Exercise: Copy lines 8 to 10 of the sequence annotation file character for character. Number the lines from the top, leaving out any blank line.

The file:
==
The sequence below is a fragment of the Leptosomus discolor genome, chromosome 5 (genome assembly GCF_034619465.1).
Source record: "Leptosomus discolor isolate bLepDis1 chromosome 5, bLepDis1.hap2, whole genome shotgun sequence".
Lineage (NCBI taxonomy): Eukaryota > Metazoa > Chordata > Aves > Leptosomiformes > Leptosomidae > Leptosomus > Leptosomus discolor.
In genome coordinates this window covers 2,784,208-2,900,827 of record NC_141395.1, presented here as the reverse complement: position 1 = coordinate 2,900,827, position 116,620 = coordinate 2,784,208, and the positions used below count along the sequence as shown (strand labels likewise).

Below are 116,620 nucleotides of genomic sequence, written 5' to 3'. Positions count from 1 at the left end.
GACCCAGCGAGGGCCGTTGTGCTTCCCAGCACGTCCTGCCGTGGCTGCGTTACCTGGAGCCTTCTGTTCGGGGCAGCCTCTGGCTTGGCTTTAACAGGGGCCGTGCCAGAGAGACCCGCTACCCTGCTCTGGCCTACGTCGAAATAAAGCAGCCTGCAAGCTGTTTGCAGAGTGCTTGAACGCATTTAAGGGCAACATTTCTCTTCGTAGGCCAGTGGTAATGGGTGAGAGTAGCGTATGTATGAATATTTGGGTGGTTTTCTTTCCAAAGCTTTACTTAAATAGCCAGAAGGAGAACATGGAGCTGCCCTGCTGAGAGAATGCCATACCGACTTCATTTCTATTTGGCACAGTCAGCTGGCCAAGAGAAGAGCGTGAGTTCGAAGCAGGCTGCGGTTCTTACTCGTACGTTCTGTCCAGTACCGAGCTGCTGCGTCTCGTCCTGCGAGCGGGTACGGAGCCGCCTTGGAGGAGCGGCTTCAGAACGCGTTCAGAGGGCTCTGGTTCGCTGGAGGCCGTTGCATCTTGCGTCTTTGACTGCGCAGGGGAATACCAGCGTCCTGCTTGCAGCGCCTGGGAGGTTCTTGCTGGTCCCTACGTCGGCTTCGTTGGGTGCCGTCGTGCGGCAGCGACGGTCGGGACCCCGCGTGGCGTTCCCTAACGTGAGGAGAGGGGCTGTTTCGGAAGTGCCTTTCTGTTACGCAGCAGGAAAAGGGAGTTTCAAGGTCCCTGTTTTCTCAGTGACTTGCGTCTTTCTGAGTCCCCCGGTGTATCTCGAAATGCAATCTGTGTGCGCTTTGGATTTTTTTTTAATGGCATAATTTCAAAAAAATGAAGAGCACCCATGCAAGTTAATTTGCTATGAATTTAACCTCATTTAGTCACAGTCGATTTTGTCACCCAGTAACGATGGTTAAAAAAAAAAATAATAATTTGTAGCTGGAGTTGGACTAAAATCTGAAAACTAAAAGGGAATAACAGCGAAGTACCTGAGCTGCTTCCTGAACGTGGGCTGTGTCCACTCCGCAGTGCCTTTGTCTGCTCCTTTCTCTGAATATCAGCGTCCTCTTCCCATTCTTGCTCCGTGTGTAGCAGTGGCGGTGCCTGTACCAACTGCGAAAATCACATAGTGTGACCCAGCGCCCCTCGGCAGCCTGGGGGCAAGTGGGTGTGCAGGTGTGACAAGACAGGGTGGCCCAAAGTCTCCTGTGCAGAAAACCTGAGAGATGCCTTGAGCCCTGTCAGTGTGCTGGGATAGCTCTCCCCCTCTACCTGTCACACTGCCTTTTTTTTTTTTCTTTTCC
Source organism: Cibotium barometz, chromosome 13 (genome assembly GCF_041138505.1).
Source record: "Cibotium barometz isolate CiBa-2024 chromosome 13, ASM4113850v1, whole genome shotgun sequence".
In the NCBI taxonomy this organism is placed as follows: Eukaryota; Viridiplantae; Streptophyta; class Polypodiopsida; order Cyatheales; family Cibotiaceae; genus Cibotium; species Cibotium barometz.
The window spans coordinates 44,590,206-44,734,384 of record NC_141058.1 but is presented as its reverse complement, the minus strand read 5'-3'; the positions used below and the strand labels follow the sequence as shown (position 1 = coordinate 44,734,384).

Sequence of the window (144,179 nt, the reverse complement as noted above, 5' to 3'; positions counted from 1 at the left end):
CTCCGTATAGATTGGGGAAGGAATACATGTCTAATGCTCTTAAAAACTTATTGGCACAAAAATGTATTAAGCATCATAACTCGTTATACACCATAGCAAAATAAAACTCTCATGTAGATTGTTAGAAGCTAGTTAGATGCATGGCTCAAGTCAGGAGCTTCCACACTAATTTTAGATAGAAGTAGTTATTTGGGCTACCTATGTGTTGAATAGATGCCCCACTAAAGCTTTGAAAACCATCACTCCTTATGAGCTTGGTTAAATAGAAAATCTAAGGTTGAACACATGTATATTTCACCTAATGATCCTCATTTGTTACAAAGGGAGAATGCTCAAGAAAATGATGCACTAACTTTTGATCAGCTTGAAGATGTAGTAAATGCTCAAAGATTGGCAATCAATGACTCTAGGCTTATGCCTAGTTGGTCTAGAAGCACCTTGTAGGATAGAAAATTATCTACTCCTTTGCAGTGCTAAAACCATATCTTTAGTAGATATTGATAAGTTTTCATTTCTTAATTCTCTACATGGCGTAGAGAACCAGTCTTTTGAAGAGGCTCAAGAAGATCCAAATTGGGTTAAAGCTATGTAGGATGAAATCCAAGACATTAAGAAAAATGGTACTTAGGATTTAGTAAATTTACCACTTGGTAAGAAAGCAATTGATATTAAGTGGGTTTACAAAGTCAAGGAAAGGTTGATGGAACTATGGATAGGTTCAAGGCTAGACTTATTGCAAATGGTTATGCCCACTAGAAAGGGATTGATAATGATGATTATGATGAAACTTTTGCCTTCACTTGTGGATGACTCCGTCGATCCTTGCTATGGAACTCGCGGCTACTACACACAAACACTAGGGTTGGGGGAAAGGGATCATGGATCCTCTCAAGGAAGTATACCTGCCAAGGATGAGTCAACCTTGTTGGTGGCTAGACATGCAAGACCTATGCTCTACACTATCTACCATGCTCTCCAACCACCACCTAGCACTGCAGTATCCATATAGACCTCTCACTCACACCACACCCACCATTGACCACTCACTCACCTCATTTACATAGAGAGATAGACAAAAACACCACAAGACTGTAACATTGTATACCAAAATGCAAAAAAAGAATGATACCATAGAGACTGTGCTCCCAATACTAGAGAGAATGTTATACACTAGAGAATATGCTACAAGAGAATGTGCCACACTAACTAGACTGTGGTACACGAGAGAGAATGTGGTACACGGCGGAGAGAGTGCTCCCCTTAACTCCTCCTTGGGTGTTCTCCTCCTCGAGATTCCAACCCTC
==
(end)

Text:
Source record: "Cibotium barometz isolate CiBa-2024 chromosome 13, ASM4113850v1, whole genome shotgun sequence".
In the NCBI taxonomy this organism is placed as follows: Eukaryota; Viridiplantae; Streptophyta; class Polypodiopsida; order Cyatheales; family Cibotiaceae; genus Cibotium; species Cibotium barometz.
The window spans coordinates 44,590,206-44,734,384 of record NC_141058.1 but is presented as its reverse complement, the minus strand read 5'-3'; the positions used below and the strand labels follow the sequence as shown (position 1 = coordinate 44,734,384).